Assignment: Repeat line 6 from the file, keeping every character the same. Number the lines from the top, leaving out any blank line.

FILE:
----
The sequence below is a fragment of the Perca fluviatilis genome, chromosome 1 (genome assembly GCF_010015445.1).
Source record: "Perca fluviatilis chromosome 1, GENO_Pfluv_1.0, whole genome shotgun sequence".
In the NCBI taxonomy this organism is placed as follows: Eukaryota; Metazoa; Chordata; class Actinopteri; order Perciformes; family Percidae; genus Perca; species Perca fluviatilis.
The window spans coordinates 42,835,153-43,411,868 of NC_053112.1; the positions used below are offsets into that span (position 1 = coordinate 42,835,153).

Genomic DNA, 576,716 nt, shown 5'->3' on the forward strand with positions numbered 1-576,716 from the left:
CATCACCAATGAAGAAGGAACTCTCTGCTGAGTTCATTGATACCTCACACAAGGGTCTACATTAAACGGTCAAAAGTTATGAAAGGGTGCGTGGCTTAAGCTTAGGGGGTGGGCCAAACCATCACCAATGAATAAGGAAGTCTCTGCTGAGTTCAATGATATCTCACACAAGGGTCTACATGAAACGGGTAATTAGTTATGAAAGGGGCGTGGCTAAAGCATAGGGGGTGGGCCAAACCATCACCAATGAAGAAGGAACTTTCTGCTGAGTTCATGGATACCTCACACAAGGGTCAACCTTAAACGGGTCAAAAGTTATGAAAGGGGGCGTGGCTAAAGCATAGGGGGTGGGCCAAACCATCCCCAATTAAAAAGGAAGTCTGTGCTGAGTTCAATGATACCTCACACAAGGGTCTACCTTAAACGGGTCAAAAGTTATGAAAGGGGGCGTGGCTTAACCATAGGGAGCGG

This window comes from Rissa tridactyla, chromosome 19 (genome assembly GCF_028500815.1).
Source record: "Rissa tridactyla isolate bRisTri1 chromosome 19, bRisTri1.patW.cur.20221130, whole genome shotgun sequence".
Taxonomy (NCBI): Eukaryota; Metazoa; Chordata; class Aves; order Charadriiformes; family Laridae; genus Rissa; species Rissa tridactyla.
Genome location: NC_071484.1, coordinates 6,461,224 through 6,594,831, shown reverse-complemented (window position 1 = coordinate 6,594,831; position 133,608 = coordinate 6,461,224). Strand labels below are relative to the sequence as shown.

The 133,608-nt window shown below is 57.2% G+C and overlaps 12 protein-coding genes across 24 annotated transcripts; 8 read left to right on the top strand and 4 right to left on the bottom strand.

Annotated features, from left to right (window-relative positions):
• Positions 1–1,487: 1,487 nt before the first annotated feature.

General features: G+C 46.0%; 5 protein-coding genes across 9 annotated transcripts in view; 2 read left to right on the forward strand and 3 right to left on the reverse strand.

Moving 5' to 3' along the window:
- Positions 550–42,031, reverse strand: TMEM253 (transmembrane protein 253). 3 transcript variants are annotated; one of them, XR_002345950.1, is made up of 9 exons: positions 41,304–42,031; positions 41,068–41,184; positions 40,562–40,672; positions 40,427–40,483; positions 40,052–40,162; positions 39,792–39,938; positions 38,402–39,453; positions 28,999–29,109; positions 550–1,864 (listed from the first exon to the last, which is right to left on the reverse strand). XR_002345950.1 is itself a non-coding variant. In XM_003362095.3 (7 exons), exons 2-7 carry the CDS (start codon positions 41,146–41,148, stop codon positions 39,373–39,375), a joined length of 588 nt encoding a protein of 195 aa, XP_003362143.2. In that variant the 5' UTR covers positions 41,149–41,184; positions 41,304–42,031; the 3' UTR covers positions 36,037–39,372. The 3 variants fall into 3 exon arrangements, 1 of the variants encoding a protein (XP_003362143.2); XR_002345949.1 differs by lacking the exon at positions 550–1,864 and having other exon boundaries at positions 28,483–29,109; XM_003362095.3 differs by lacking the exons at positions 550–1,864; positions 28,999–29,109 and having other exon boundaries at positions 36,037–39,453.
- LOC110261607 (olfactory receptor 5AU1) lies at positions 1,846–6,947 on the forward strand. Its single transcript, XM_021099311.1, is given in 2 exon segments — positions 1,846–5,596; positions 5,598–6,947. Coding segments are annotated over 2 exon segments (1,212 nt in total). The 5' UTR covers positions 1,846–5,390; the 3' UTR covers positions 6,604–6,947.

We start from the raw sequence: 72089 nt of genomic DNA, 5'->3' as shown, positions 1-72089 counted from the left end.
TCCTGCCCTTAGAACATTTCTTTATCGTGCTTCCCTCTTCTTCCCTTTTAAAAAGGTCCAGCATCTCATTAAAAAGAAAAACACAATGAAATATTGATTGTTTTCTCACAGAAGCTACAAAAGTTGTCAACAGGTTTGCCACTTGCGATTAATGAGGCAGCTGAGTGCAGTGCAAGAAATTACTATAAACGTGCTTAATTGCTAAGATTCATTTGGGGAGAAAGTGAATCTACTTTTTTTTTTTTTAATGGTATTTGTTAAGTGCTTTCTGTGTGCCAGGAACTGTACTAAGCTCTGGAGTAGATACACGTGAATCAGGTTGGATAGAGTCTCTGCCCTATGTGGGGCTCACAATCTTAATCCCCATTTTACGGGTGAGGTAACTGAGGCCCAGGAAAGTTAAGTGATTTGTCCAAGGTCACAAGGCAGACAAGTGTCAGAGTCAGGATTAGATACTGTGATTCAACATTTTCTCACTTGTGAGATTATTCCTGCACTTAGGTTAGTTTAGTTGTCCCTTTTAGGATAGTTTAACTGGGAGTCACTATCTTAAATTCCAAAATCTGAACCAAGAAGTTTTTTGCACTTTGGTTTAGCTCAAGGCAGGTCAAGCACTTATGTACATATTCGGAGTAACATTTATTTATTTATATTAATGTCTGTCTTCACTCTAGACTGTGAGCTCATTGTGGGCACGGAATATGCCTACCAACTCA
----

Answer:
CATCACCAATGAAGAAGGAACTCTCTGCTGAGTTCATTGATACCTCACACAAGGGTCTACATTAAACGGTCAAAAGTTATGAAAGGGTGCGTGGCTTAAGCTTAGGGGGTGGGCCAAACCATCACCAATGAATAAGGAAGTCTCTGCTGAGTTCAATGATATCTCACACAAGGGTCTACATGAAACGGGTAATTAGTTATGAAAGGGGCGTGGCTAAAGCATAGGGGGTGGGCCAAACCATCACCAATGAAGAAGGAACTTTCTGCTGAGTTCATGGATACCTCACACAAGGGTCAACCTTAAACGGGTCAAAAGTTATGAAAGGGGGCGTGGCTAAAGCATAGGGGGTGGGCCAAACCATCCCCAATTAAAAAGGAAGTCTGTGCTGAGTTCAATGATACCTCACACAAGGGTCTACCTTAAACGGGTCAAAAGTTATGAAAGGGGGCGTGGCTTAACCATAGGGAGCGG